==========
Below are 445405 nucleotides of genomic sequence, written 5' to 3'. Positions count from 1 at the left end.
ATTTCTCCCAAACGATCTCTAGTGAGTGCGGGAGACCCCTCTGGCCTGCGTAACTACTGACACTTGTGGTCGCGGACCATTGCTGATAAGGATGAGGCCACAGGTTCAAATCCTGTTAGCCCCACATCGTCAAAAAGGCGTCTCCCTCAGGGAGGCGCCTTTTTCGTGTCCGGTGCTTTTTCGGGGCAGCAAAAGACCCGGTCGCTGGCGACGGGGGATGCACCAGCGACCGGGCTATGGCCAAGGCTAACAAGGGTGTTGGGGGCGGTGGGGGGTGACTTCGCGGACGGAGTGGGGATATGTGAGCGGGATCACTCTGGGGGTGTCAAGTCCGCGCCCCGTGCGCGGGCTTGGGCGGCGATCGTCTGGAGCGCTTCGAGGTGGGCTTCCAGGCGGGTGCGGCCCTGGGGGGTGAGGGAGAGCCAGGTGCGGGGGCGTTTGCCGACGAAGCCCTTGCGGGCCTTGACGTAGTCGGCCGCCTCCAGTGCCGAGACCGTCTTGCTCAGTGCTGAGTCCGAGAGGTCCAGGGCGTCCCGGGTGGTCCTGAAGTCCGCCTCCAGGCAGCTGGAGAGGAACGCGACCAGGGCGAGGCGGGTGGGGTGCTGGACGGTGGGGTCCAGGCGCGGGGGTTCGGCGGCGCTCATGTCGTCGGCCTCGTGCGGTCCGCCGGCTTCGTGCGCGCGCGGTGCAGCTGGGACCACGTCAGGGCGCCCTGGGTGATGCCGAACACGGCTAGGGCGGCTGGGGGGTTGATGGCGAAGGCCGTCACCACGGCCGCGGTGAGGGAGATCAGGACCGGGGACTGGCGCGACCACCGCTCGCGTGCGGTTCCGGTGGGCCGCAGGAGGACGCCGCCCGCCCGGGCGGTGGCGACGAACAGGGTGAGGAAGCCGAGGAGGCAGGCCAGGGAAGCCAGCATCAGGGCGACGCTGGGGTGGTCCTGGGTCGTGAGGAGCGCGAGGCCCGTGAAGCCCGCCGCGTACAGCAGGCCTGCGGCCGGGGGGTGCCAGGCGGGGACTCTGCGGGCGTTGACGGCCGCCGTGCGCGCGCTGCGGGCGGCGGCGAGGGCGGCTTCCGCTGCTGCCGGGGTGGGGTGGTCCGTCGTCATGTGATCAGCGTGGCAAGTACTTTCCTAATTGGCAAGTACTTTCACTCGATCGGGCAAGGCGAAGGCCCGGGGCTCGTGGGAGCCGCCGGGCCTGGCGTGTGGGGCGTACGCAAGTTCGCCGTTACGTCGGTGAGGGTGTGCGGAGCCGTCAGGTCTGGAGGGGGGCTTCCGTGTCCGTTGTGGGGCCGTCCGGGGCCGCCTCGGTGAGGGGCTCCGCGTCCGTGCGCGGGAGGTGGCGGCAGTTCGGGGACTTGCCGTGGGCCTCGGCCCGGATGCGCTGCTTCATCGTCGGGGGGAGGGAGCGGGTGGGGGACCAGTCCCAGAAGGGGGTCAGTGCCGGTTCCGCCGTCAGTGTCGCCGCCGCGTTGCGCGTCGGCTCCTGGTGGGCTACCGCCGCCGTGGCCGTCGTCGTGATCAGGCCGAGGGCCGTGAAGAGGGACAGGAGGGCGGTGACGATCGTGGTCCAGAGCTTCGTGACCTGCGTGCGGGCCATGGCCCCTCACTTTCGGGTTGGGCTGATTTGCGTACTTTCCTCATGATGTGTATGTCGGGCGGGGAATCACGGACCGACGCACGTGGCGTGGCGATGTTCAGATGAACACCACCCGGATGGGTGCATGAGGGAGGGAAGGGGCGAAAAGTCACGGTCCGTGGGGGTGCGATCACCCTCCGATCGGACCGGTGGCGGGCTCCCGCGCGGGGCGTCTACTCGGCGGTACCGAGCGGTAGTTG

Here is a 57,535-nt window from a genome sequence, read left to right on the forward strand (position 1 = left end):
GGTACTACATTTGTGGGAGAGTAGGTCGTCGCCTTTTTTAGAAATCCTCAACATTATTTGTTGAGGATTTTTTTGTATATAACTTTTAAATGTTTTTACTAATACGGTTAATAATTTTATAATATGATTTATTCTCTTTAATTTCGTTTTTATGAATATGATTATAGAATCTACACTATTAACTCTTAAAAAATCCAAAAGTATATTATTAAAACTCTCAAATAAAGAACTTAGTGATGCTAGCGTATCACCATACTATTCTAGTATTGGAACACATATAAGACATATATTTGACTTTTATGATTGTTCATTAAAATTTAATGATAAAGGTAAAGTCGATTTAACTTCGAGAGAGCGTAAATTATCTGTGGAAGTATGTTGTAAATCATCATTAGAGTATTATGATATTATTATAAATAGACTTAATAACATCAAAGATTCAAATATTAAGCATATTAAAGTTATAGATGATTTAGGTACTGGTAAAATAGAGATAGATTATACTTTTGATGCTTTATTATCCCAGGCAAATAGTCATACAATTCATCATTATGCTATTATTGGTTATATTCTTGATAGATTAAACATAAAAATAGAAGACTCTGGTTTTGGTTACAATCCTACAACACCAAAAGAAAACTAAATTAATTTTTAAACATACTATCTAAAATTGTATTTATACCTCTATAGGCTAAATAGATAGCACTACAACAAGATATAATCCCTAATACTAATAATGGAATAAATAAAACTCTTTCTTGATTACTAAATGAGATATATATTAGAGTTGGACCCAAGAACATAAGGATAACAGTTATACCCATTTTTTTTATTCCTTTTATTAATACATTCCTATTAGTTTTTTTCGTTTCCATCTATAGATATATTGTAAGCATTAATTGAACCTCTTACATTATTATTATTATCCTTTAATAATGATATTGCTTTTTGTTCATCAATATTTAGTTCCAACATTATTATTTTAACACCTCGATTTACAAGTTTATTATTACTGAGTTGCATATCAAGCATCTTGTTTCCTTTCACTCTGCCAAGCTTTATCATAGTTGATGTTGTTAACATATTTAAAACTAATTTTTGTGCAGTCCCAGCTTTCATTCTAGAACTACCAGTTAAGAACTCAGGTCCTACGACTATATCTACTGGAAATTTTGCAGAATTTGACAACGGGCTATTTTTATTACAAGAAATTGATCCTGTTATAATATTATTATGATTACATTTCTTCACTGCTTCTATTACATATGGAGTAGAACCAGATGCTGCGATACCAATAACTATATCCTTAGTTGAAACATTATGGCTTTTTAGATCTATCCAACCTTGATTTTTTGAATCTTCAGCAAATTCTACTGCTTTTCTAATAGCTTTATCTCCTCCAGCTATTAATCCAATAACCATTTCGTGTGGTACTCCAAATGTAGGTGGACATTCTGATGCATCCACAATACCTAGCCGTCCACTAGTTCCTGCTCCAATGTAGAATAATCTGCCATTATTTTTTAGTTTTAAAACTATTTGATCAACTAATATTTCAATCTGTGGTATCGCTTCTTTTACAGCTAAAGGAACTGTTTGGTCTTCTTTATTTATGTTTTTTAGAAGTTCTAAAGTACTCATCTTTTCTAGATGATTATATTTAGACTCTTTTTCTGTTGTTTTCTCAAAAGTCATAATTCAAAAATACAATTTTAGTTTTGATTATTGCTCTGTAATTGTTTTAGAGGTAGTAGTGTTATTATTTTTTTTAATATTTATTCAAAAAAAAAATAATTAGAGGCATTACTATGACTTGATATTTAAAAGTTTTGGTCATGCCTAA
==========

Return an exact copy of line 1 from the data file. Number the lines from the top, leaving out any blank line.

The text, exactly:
Below are 445405 nucleotides of genomic sequence, written 5' to 3'. Positions count from 1 at the left end.